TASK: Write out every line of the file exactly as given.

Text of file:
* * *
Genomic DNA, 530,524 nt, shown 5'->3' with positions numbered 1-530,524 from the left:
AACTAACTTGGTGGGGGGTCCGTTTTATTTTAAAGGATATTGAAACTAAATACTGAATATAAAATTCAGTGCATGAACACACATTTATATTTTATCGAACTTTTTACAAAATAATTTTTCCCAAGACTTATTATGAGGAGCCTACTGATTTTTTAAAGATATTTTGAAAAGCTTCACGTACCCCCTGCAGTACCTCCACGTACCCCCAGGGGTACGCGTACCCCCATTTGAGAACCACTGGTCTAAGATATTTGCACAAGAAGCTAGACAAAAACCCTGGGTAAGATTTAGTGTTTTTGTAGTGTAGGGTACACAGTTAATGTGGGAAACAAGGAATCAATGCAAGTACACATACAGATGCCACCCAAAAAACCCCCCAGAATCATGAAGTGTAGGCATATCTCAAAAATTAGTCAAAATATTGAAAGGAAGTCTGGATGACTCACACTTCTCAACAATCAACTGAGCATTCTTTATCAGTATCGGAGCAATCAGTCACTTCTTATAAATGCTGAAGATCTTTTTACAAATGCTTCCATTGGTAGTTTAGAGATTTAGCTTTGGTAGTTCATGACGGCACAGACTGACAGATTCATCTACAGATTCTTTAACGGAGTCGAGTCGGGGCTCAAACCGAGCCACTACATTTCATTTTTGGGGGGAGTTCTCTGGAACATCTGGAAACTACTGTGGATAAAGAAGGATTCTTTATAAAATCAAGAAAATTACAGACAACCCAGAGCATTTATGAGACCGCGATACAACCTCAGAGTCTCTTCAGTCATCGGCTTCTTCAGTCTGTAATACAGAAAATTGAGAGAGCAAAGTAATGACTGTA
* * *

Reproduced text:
Genomic DNA, 530,524 nt, shown 5'->3' with positions numbered 1-530,524 from the left:
AACTAACTTGGTGGGGGGTCCGTTTTATTTTAAAGGATATTGAAACTAAATACTGAATATAAAATTCAGTGCATGAACACACATTTATATTTTATCGAACTTTTTACAAAATAATTTTTCCCAAGACTTATTATGAGGAGCCTACTGATTTTTTAAAGATATTTTGAAAAGCTTCACGTACCCCCTGCAGTACCTCCACGTACCCCCAGGGGTACGCGTACCCCCATTTGAGAACCACTGGTCTAAGATATTTGCACAAGAAGCTAGACAAAAACCCTGGGTAAGATTTAGTGTTTTTGTAGTGTAGGGTACACAGTTAATGTGGGAAACAAGGAATCAATGCAAGTACACATACAGATGCCACCCAAAAAACCCCCCAGAATCATGAAGTGTAGGCATATCTCAAAAATTAGTCAAAATATTGAAAGGAAGTCTGGATGACTCACACTTCTCAACAATCAACTGAGCATTCTTTATCAGTATCGGAGCAATCAGTCACTTCTTATAAATGCTGAAGATCTTTTTACAAATGCTTCCATTGGTAGTTTAGAGATTTAGCTTTGGTAGTTCATGACGGCACAGACTGACAGATTCATCTACAGATTCTTTAACGGAGTCGAGTCGGGGCTCAAACCGAGCCACTACATTTCATTTTTGGGGGGAGTTCTCTGGAACATCTGGAAACTACTGTGGATAAAGAAGGATTCTTTATAAAATCAAGAAAATTACAGACAACCCAGAGCATTTATGAGACCGCGATACAACCTCAGAGTCTCTTCAGTCATCGGCTTCTTCAGTCTGTAATACAGAAAATTGAGAGAGCAAAGTAATGACTGTA